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DNO Sees Kurdistan Capacity Boost ‘Focusing Minds’ on Ending Row

Feb. 20 (Bloomberg) -- DNO International ASA, the first foreign oil company to drill in Iraq following the 2003 U.S.-led invasion, said doubling output capacity from its major field in the Kurdistan region would help resolve a conflict over exports.

“The more capacity we have, in a certain way, the more quickly issues will be resolved,” Executive Chairman Bijan Mossavar-Rahmani said in an interview in Oslo today. “It focuses minds of all the parties to try to find solutions, because the prize is so large.”

The Norwegian explorer along with companies including partner Genel Energy Plc has been caught in a dispute between the semi-autonomous regional government of Kurdistan and central authorities over revenue sharing, contracts and land. DNO, which gets two-thirds of its output from the region, has received only two payments for on-and-off exports, which were halted again early last year.

Still, DNO today reiterated plans to double its production capacity at Tawke to 200,000 barrels of oil a day thanks to a nine-well program on the field. The Oslo-based company will be “very happy” if the Tawke 21 and 22 wells, for which results will be announced soon, flow at a rate of 15,000 to 20,000 barrels a day, Mossavar-Rahmani said.

“The more oil we put in production, the more the pull from the market, and the more the push from different parties for us to move that oil to market,” he said. “If we had a million barrels of capacity sitting there, I expect some of these other issues would have been resolved long ago.”

‘No Assumption’

While the Kurds completed a new pipeline to Turkey last year, talks with Baghdad have yet to yield an agreement on how to market the exports. DNO will continue to sell oil to the local Kurdish market as long as exports are halted, though it would be able to deliver 100,000 barrels a day to the pipeline if asked, Mossavar-Rahmani said.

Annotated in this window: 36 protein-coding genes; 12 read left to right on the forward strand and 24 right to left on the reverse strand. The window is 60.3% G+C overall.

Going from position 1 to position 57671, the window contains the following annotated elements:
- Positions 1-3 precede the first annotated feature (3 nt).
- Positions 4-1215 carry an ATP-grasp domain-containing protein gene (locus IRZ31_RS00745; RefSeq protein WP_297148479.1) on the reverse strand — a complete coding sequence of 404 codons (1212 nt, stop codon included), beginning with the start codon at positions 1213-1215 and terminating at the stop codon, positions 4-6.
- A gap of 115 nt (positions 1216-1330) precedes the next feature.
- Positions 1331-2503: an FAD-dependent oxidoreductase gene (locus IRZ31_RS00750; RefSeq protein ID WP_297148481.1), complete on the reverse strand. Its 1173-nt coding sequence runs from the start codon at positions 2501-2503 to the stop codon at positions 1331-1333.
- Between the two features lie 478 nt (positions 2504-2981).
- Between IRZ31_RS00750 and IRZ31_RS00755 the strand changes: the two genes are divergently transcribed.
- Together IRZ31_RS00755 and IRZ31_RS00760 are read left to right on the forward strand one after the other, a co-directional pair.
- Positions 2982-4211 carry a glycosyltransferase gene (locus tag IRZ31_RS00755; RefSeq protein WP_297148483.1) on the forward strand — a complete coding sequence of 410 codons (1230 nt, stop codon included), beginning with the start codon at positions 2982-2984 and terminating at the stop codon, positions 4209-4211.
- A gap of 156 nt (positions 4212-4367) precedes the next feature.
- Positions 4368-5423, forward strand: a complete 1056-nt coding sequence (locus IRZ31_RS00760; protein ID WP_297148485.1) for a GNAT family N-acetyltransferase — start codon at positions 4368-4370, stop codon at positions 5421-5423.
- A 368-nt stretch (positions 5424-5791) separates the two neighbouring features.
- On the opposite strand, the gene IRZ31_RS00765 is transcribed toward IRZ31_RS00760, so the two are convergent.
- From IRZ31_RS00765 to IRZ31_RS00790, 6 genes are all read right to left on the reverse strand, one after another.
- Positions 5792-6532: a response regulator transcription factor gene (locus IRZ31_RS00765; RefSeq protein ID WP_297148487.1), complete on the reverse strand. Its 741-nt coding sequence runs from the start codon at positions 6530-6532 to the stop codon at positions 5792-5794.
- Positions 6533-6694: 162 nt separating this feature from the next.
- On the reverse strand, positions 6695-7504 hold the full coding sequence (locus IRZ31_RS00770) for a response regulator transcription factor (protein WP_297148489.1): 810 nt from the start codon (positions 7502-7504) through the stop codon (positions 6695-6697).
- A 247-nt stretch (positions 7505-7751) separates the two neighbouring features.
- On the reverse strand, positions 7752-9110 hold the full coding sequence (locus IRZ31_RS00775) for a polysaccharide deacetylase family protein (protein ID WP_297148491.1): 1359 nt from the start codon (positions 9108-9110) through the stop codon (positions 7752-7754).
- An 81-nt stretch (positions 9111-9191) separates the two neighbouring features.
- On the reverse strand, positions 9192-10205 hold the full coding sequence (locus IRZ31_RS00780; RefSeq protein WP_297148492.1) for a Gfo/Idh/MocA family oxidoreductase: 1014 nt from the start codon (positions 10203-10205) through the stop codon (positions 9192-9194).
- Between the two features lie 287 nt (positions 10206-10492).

“We’re making no assumption about the timing or volume of exports,” he said in a presentation. “We’re hopeful the issues will be resolved and that market will open up to us. When it does, DNO is the best-positioned company in the Kurdistan region.”

DNO will update its reserves in coming months, and said proven reserves at Tawke may eventually exceed 1 billion barrels of oil. “At what point are the proven-reserves numbers at that level, is it next year or the year after, it’s hard for me to say,” Mossavar-Rahmani said.

The company today reported a net loss of 506 million kroner ($83 million) for the fourth quarter, down from a profit of 810 million kroner a year earlier because of impairment and goodwill charges on assets in the United Arab Emirates and Oman. Still, earnings before interest, tax, depreciation and amortization of 576.8 million kroner beat the average of nine analyst estimates in a Bloomberg survey by more than 30 percent.

DNO was the best performer among big companies on the Oslo exchange. It rose as much as 7 percent to 23.6 kroner, trading 6.4 percent higher as of 12:49 p.m. local time.

To contact the reporter on this story: Mikael Holter in Oslo at mholter2@bloomberg.net

To contact the editor responsible for this story: Will Kennedy at wkennedy3@bloomberg.net

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